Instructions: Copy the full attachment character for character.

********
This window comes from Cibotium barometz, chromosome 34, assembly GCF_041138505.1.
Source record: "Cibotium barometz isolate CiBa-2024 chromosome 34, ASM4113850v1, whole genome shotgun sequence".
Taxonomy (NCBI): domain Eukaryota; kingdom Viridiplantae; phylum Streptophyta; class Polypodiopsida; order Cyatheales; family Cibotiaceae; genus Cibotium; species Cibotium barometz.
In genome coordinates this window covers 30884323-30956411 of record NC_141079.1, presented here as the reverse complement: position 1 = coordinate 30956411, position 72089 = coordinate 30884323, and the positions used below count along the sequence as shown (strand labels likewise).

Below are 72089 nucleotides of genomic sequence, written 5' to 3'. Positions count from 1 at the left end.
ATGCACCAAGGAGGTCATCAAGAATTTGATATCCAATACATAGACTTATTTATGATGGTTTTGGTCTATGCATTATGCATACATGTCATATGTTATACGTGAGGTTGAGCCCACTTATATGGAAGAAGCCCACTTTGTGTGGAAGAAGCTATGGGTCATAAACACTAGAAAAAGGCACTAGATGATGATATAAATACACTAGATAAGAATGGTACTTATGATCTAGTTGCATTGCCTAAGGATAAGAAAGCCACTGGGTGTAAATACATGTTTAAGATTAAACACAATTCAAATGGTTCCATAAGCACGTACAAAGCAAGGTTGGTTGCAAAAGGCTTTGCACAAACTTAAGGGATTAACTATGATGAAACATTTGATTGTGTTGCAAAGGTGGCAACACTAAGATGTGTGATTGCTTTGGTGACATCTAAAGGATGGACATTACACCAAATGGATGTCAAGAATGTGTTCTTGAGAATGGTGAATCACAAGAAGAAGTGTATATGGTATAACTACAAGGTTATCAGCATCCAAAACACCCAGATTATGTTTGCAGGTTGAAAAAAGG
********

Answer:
This window comes from Cibotium barometz, chromosome 34, assembly GCF_041138505.1.
Source record: "Cibotium barometz isolate CiBa-2024 chromosome 34, ASM4113850v1, whole genome shotgun sequence".
Taxonomy (NCBI): domain Eukaryota; kingdom Viridiplantae; phylum Streptophyta; class Polypodiopsida; order Cyatheales; family Cibotiaceae; genus Cibotium; species Cibotium barometz.
In genome coordinates this window covers 30884323-30956411 of record NC_141079.1, presented here as the reverse complement: position 1 = coordinate 30956411, position 72089 = coordinate 30884323, and the positions used below count along the sequence as shown (strand labels likewise).

Below are 72089 nucleotides of genomic sequence, written 5' to 3'. Positions count from 1 at the left end.
ATGCACCAAGGAGGTCATCAAGAATTTGATATCCAATACATAGACTTATTTATGATGGTTTTGGTCTATGCATTATGCATACATGTCATATGTTATACGTGAGGTTGAGCCCACTTATATGGAAGAAGCCCACTTTGTGTGGAAGAAGCTATGGGTCATAAACACTAGAAAAAGGCACTAGATGATGATATAAATACACTAGATAAGAATGGTACTTATGATCTAGTTGCATTGCCTAAGGATAAGAAAGCCACTGGGTGTAAATACATGTTTAAGATTAAACACAATTCAAATGGTTCCATAAGCACGTACAAAGCAAGGTTGGTTGCAAAAGGCTTTGCACAAACTTAAGGGATTAACTATGATGAAACATTTGATTGTGTTGCAAAGGTGGCAACACTAAGATGTGTGATTGCTTTGGTGACATCTAAAGGATGGACATTACACCAAATGGATGTCAAGAATGTGTTCTTGAGAATGGTGAATCACAAGAAGAAGTGTATATGGTATAACTACAAGGTTATCAGCATCCAAAACACCCAGATTATGTTTGCAGGTTGAAAAAAGG